Honest John Drives Hyundai Kona Electric
Thinks it may have edge on Nissan LEAF
The Hyundai Kona Electric hasn’t made it to the to United Kindom yet, but automotive publications are getting their hands on them and writing up reports. If its sales success depends on the reception given in this latest from Honest John, the Korean company had better figure out how to crank up production.
HJ doesn’t spend its review time hurling accolades at the all-electric compact crossover. Indeed, there is nary an exclamation mark to be found among its dozen paragraphs. What we do find, though, is an analysis of the car that is remarkable because it’s unremarkable. That is, there are none of the electric vehicle jokes or putdowns or outdated negative talking points we’ve seen in other publications in the past. Instead, we have a competent look at a competent car that’s being sold for a competitive price.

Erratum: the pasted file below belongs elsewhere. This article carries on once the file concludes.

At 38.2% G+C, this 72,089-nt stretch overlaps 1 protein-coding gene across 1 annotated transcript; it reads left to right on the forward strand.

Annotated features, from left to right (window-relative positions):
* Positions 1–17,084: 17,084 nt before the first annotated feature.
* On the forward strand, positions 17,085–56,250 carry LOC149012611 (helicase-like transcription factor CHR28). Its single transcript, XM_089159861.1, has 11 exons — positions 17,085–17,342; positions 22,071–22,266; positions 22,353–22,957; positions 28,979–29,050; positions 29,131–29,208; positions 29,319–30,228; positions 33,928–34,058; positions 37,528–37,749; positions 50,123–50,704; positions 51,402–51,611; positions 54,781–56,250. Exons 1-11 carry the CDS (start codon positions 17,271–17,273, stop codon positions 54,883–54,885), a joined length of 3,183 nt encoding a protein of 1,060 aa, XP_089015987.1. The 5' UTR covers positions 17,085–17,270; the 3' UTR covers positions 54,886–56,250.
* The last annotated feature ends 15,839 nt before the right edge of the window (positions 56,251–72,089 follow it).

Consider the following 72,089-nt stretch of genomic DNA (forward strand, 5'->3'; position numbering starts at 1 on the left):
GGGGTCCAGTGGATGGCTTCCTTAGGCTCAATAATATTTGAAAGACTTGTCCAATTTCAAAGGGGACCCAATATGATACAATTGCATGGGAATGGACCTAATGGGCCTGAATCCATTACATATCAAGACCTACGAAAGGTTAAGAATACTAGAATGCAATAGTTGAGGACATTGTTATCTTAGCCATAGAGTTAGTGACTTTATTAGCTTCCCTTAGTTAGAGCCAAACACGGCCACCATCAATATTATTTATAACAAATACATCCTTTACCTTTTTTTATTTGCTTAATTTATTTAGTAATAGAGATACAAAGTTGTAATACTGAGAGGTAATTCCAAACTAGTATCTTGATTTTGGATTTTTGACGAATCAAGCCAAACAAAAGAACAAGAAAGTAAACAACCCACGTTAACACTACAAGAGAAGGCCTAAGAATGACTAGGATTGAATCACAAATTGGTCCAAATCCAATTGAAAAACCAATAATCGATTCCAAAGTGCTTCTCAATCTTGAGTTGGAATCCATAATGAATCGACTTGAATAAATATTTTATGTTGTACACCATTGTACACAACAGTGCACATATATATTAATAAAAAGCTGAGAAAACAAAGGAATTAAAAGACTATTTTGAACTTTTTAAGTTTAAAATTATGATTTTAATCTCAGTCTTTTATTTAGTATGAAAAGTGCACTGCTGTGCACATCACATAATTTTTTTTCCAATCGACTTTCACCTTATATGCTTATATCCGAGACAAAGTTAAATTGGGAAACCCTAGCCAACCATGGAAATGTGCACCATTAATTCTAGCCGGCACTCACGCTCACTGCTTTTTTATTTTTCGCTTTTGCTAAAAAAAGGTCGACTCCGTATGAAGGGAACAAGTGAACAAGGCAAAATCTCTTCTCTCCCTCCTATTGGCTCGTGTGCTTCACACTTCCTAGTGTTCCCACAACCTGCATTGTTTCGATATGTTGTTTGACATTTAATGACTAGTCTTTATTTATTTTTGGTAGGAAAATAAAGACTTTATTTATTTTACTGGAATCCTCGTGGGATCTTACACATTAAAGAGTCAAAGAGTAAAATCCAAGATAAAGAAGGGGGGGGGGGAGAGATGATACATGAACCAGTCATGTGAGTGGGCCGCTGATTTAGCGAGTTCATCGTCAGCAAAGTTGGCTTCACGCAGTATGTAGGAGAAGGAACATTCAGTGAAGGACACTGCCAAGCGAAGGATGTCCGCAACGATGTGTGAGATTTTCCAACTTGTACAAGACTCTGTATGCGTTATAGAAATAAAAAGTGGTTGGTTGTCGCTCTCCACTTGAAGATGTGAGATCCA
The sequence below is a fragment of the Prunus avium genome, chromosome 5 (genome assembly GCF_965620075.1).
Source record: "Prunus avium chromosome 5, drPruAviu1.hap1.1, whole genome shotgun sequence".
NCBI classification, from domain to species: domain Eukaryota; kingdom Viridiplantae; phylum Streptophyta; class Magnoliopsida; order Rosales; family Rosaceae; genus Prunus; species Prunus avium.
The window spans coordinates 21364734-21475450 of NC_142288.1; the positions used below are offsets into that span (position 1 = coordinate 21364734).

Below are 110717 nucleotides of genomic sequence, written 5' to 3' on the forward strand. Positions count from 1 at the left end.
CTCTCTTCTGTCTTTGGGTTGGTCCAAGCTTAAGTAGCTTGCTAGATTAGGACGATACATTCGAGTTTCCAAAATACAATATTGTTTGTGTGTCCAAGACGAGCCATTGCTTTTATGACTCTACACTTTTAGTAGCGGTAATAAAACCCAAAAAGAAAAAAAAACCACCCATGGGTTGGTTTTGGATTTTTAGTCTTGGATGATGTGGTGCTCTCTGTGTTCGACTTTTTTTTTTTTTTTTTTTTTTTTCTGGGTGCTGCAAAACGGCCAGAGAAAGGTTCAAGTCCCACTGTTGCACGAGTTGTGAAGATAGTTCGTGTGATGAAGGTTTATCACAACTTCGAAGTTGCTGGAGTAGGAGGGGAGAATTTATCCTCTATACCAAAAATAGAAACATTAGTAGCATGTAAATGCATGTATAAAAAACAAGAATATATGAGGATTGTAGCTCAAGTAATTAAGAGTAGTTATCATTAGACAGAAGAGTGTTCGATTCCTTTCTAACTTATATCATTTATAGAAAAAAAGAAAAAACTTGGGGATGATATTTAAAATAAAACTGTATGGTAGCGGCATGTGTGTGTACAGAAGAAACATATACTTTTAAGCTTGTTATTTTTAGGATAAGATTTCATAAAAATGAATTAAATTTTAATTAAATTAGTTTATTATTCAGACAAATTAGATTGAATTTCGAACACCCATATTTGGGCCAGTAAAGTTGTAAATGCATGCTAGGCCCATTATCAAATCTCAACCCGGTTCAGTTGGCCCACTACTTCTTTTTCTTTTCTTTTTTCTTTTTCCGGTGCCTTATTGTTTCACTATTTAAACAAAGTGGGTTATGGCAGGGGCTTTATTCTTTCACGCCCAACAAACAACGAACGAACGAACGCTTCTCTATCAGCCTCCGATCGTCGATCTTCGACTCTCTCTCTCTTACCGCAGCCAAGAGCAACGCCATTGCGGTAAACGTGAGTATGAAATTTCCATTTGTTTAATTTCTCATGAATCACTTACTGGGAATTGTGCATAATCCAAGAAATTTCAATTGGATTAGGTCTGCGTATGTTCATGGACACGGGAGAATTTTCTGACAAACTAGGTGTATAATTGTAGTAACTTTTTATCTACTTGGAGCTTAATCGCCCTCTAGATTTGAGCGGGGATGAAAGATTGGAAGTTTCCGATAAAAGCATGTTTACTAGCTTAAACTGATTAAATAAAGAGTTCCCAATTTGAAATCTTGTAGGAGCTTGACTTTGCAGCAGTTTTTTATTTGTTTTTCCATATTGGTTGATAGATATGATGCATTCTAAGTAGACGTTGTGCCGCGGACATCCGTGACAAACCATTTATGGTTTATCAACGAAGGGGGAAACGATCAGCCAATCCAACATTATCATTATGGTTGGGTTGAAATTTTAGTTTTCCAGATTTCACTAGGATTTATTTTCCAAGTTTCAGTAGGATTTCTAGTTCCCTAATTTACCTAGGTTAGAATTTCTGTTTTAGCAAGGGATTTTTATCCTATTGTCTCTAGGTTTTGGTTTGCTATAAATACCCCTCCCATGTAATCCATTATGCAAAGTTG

And the price seems to be the kicker here. Given as less than 30,000 Pounds ($38,290 at today’s rates) for the base 64-kWh model — it’s only 24,995 Pounds ($31,902) for the 39 kWh battery version, but that’s not coming to the U.S. — HJ makes the case for the battery-powered Kona to be a good value using a dollar-per-mile-of-range calculation. Comparing it to its best-known competitor, the Nissan LEAF, which is offered at a 25,190-Pound ($32,182) base price but only offers 168 miles (WLTP combined cycle) to the Hyundai’s 292-mile WLTP range, it says it “makes more sense” than the Japanese hatchback.
Numbers aside, the reviewer found the Kona Electric competent enough, with styling close enough to the petrol-powered version as to not offend. Its spunky 7.2 0-to-62 (100 km) mile per hour time is certainly an improvement over its polluting sibling, and though they said they could feel the extra weight of this version, handling was not hindered.
Best of all, there were no buts. As in, “this was a fine car, but…” Nope, there is none of that. Instead, it summarises by talking about the online buying process. As we’ve said, it’s pretty easy to do, and is very likely the way of the future. The challenge for Hyundai just might be finding the supply to meet demand.
Source: Honest John